Her parents enrolled in a local association for relatives of diabetics. Sara explains that, as a paediatrician, she knows that parents always have a lot of questions and that it is essential to take time to be with the families and address their concerns. “It is a long learning process that has to be done in stages”, she adds, because, beyond treatment, diabetics require continuous supervision and support to control their condition and avoid complications. Sara takes care of young patients when they arrive at the emergency room, establishing a diagnosis and sharing the results with tact, trying to be as clear and pedagogical as possible. “Some parents when they arrive at the hospital already suspect that their child has diabetes, but they have difficulties assimilating the news because they are afraid or in shock. It is even more difficult to process for parents of very young children. I once had the case of a 1-year-old with diabetes. It is very hard”. In Sweden, where she works, the young patients are admitted for a few days once the crisis is controlled in the emergency room. Then, a new cycle begins and the doctor gives the patient and his family all the information about the treatment, the new techniques, the medical equipment available. It prepares parents and children to adapt to these new routines. In a study carried out in the hospital where Sara works near Stockholm, the families evaluated this first contact with the hospital. The continuous monitoring and the quality of the relationship with the medical staff were considered extremely important.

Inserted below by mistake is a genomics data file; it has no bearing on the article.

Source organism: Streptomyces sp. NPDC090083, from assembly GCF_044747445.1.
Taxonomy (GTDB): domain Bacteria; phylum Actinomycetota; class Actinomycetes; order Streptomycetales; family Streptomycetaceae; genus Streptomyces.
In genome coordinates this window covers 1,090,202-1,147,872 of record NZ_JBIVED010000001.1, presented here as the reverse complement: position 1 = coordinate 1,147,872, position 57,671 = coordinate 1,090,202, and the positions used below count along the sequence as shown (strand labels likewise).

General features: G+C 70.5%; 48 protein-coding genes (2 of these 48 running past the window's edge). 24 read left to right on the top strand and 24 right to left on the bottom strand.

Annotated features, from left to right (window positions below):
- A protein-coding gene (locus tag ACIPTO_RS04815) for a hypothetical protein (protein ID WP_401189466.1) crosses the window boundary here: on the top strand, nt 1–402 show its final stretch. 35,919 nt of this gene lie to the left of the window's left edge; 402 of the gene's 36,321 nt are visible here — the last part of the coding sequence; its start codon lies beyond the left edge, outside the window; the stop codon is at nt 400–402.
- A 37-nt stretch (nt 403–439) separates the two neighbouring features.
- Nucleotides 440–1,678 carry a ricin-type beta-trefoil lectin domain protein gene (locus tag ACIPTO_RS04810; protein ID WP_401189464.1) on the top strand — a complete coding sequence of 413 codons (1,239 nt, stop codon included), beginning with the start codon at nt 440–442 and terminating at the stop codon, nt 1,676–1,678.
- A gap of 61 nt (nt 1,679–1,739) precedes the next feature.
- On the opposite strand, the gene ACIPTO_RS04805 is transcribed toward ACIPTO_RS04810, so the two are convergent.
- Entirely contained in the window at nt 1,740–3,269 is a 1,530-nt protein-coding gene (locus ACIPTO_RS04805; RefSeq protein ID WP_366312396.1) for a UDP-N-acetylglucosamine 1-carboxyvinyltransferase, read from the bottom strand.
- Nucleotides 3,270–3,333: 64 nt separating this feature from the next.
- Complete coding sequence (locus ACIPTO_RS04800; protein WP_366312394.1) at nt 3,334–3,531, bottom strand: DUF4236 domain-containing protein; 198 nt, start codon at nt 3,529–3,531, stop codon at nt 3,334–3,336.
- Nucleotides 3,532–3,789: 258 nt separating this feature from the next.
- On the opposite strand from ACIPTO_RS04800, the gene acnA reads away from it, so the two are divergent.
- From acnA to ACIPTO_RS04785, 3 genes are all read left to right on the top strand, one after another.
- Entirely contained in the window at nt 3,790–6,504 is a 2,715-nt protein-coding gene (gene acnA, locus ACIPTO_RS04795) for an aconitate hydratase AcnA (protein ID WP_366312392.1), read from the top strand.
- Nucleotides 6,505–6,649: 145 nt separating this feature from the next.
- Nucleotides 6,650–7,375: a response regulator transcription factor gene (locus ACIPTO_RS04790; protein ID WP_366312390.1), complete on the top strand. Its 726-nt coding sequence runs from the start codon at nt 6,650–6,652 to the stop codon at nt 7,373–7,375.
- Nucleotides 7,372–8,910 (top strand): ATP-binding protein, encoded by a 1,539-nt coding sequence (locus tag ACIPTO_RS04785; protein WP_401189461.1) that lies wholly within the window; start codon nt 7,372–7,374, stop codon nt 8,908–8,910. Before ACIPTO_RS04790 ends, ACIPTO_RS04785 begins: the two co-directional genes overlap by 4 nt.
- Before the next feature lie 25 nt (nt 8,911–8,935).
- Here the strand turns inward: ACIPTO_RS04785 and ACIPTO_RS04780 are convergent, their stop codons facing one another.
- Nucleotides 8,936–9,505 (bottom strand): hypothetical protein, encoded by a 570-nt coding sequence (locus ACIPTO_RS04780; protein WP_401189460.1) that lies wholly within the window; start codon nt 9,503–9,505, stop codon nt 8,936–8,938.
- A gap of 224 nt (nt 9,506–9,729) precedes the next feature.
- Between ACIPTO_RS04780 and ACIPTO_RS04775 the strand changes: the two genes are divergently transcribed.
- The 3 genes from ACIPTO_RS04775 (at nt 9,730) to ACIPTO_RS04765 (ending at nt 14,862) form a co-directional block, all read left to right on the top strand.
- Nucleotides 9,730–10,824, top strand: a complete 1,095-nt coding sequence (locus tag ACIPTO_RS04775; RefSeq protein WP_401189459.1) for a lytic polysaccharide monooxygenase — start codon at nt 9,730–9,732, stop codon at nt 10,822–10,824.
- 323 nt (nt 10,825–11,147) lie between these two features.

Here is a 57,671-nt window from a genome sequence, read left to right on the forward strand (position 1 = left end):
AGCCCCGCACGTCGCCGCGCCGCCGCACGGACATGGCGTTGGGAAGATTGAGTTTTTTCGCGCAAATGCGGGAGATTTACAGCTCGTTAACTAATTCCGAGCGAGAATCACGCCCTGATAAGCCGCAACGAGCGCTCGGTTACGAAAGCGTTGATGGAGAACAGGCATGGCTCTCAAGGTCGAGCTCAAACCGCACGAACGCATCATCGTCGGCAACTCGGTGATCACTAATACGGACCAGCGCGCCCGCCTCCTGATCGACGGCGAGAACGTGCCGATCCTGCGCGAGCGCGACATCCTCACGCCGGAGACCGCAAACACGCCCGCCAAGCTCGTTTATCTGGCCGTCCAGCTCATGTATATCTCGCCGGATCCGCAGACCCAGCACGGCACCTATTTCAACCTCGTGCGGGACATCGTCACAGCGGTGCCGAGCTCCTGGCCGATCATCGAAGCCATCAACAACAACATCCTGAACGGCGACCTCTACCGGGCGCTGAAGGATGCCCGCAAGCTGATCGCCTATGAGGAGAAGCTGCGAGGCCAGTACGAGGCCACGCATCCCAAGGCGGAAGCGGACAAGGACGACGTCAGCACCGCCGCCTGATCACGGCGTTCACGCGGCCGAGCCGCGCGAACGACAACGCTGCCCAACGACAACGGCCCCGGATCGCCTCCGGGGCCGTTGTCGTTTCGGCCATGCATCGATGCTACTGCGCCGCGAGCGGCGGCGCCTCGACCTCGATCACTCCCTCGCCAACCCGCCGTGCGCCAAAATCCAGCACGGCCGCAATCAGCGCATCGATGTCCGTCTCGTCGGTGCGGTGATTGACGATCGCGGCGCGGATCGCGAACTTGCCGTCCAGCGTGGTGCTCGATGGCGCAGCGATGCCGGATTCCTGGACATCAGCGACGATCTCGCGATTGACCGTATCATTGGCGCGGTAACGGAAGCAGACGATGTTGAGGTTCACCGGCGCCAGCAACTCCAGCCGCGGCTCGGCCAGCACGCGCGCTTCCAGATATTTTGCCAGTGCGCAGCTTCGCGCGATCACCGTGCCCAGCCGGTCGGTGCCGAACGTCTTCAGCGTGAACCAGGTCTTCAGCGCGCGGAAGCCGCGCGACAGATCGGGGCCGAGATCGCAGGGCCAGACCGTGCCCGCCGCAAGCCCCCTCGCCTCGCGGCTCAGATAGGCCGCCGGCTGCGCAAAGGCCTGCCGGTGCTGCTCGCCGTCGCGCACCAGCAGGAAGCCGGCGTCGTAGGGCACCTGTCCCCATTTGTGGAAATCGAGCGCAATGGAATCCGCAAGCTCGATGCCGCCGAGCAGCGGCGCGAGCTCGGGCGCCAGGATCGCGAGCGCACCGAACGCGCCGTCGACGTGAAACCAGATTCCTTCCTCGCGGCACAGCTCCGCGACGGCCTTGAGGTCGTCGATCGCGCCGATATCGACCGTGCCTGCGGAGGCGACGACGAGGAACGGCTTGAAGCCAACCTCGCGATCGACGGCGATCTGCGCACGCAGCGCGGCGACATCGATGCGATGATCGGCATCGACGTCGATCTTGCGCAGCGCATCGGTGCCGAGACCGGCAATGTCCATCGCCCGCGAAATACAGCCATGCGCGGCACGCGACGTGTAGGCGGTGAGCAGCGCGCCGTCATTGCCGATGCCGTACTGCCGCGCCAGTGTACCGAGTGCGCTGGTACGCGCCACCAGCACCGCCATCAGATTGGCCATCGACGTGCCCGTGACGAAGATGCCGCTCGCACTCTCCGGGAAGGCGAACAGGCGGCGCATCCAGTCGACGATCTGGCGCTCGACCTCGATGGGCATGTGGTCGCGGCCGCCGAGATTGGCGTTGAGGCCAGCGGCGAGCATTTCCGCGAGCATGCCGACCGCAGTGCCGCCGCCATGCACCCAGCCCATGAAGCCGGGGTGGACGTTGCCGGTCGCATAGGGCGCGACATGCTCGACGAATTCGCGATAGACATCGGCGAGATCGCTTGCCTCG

For Sara, it is crucial to understand that “diabetes doesn’t have to be self-limiting. Your life will not be the same, you will have to adapt to new circumstances, but you will be able to do the things you like. I say this because it is not obvious for everyone”. When she started in paediatrics, the doctor had an interview in a hospital where they tried to dissuade her from choosing that speciality.  Apparently, “diabetes was going to affect her work”. The long wards would disturb her health. Sara simply replied she disagreed and all she was going to need was to control her sugar levels more often. “I can do it”. She was right. Sara finished her speciality in Sweden after completing her studies in Spain. She says although diabetes might have played a role when she chose her profession, she never changed her plans or, stopped herself from doing anything.